RAMP3 is a chaperon protein that aids in the transport, activity modulation and pharmacological switch of G-protein coupled receptors (GPCR). Chemokine receptors involved in immune cell recruitment and activation are GPCRs, but the role of RAMP3 in the function of the immune system has not been explored. Our lab found that Ramp3 gene is highly expressed in innate-like T cells in the lungs of mice, particularly for Mucosal-associated invariant T (MAIT) cells. Ramp3 KO mice have an increased absolute number of MAIT cells, while other innate T cells are not affected. These differences are even higher after vaccinations with a live attenuated Salmonella strain containing MAIT-cell antigens. Both at steady-state and after vaccination, Ramp3 KO mice MAIT cells have increased levels of CXCR6, a chemokine receptor that has been associated to lung homing and T cell maintenance in the periphery. Ramp3 KO mice also have a decreased proportion of IL17A-producing MAIT cells in the lung; IL-17-producing innate cells have been shown to be protective, for example following Streptococcus pneumoniae infection. Consistent with the MAIT17 decrease, there was increased bacterial burden after lung infections. While Ramp3 has been reported in several gene signatures related to T cell regulation, its role for T cell immunity has not been explored. This is the first evidence of the relevance of Ramp3 for immune cell function and host protection, influencing innate-like T cell mediated immune function and protection against lung bacterial infections.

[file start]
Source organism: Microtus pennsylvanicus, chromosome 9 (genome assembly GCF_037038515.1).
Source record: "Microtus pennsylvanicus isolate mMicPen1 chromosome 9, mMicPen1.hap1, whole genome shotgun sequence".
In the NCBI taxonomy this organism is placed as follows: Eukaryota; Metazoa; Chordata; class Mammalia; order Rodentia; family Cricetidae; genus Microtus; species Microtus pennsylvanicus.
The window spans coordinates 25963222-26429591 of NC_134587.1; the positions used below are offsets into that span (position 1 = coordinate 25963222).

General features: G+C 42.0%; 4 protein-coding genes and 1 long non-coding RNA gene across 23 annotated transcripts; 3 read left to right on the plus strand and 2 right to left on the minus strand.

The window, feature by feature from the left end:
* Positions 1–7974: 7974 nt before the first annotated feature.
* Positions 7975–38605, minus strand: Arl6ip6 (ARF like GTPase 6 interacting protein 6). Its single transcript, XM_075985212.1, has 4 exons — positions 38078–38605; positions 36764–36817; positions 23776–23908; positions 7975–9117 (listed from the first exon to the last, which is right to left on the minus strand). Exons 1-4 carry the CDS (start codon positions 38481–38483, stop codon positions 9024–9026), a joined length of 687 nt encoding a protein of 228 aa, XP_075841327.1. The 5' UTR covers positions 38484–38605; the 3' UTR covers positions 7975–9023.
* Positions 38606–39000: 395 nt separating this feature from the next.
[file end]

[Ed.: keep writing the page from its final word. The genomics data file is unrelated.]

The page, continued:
Supported by grants from NIH 5R01AI137230-04